May 2010

Encouraging developments

Associations eager for streamlined environmental assessment processes

By P. Caulfield

Neither the federal budget nor the throne speech in British Columbia promised any big-ticket goodies to Canadian explorers and miners; however, reaction by mining associations to the intentions of these governments in their latest legislative sessions has been generally positive.

The Mining Association of Canada (MAC) said in an announcement that it is encouraged by Ottawa’s pledge to develop a clearer process for project approval, as well as by its intention to support Northern development and Aboriginal Canadians.

“The government’s commitment to responsible development of Canada’s energy and mineral resources by untangling the daunting maze of regulations that needlessly complicates project approvals, replacing it with simpler, clearer processes that offer improved environmental protection and greater certainty to industry, is a positive signal that Canada is serious about responsible resource development,” said MAC president and CEO Gordon Peeling. “This commitment,” he continued, “is a positive signal that the government recognizes that Canada’s mining industry is integral to this country’s recovery and long-term prosperity.”

The Northern Regulatory Improvement Initiative, designed to support the acceleration of the review of resource projects in the North, also earned support from MAC, which called it “a positive signal” that addresses the potential economic prosperity the North can provide.

Out in British Columbia, Lena Brommeland, chair of the Association for Mineral Exploration BC (AME BC), said that in its budget speech the BC government demonstrated “a prudent commitment” to return to balanced budgets in 2013-14. “It provides a certainty we’re all looking for,” she added.

Brommeland said the AME BC also welcomed the three-year extension of the BC Mining Flow-Through Share Tax Credit until 2013 and its commitment to the electrification of Highway 37 in northwestern BC. The association decried, however, the government’s decision to cut the budget of the Ministry of Energy, Mines and Petroleum Resources by approximately 14 per cent, given that revenue from the metal, coal and minerals sector is expected to add $1.15 billion to the provincial government’s treasury.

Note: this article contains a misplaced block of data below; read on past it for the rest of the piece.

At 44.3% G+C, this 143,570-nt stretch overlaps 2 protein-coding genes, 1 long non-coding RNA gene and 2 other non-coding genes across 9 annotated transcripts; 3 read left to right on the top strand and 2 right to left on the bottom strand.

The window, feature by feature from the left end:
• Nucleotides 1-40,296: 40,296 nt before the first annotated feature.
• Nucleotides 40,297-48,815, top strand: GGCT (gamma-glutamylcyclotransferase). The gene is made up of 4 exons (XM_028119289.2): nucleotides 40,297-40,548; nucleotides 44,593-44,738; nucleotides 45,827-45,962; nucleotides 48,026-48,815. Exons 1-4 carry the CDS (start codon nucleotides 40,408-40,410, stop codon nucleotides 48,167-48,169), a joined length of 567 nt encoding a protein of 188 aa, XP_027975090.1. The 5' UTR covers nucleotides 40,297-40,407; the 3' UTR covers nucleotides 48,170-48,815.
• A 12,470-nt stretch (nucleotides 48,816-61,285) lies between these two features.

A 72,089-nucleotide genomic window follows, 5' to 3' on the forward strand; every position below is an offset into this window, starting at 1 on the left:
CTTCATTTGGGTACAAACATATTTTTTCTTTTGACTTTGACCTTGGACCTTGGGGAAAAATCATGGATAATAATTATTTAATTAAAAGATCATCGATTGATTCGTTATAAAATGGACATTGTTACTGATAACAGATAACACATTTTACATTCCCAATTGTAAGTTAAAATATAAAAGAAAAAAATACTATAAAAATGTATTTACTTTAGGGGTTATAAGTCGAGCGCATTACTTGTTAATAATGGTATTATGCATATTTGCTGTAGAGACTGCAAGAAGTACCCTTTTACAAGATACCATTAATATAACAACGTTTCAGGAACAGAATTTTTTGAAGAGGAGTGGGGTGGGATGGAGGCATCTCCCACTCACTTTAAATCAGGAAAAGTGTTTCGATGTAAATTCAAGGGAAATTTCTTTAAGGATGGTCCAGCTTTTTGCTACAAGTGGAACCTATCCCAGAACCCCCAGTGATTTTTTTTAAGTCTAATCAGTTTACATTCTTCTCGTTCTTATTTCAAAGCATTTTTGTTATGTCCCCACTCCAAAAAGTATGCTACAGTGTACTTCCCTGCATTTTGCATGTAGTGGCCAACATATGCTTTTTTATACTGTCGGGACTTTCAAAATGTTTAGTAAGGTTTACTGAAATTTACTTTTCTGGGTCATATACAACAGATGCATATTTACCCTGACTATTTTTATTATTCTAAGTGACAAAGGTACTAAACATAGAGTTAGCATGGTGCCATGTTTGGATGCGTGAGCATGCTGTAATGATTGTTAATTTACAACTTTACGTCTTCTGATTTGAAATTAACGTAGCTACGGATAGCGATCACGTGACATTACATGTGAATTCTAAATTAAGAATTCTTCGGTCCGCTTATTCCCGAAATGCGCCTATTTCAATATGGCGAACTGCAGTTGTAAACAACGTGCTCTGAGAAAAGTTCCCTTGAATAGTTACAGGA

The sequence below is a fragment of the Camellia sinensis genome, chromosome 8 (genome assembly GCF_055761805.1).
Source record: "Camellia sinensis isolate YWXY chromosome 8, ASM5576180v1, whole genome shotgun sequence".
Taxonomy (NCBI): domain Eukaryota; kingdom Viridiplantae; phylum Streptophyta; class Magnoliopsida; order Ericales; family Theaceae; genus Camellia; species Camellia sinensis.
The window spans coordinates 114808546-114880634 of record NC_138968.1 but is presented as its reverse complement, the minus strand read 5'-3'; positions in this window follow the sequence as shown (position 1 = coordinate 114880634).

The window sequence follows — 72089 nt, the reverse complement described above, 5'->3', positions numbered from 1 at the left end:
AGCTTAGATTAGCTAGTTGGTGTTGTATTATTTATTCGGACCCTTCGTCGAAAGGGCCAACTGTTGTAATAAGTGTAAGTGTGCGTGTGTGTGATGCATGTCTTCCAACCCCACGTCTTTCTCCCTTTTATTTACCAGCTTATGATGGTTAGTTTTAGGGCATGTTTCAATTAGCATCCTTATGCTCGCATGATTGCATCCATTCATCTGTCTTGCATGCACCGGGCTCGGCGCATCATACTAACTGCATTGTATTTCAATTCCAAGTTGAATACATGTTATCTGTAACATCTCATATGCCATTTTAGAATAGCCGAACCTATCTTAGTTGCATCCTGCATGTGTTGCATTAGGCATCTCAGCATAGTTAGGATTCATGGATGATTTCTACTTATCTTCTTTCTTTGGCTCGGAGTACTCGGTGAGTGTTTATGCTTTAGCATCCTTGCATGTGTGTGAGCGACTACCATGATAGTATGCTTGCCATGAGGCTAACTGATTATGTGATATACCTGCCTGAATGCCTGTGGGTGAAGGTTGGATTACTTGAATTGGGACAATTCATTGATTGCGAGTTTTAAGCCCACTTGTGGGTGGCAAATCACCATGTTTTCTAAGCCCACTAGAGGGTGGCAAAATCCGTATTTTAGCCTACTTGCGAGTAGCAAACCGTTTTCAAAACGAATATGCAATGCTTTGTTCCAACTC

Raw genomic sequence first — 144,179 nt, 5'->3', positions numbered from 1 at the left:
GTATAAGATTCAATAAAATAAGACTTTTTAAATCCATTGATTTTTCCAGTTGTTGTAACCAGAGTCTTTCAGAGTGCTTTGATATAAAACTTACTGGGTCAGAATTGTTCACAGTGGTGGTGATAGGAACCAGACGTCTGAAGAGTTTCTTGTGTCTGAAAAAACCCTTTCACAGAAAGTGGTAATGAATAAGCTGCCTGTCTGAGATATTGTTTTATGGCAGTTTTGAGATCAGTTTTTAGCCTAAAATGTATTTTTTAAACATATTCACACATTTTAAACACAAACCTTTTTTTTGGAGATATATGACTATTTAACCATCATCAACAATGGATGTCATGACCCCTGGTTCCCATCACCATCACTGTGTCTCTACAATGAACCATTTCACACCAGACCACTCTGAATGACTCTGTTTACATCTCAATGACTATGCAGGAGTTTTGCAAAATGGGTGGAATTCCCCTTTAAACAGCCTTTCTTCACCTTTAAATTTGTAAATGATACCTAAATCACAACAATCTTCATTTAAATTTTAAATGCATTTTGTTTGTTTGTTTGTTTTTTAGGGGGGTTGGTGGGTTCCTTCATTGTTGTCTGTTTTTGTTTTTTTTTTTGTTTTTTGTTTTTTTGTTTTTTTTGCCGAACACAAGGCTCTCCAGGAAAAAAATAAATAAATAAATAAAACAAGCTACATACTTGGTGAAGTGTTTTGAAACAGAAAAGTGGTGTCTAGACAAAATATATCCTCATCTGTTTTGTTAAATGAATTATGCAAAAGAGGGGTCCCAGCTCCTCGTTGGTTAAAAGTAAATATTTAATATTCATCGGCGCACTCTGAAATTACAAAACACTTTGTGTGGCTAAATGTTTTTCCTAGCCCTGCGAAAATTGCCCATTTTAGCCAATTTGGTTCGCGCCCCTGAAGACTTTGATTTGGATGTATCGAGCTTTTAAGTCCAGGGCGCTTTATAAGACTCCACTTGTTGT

As on the federal level, the provincial mining association applauded the BC government’s “concerted efforts to reduce duplication of effort in permitting and environmental assessment processes with the federal government.” In the provincial Throne speech, the government said “the recent Supreme Court of Canada ruling on the Red Chris mine project demands immediate action to rationalize public approvals both within our government and between governments. The government will work with other provinces and the federal government to establish one process for one project.”

Jamie Lawson, assistant professor in Canadian politics in the political science department at the University of Victoria, says the BC budget speech shows a shift in what the provincial government sees as BC’s primary resource industries.

“Until recently forestry was the big contributor to provincial revenues,” Lawson said. “But now, mining and oil and gas are in much better shape and in a position to contribute more to the government coffers.”

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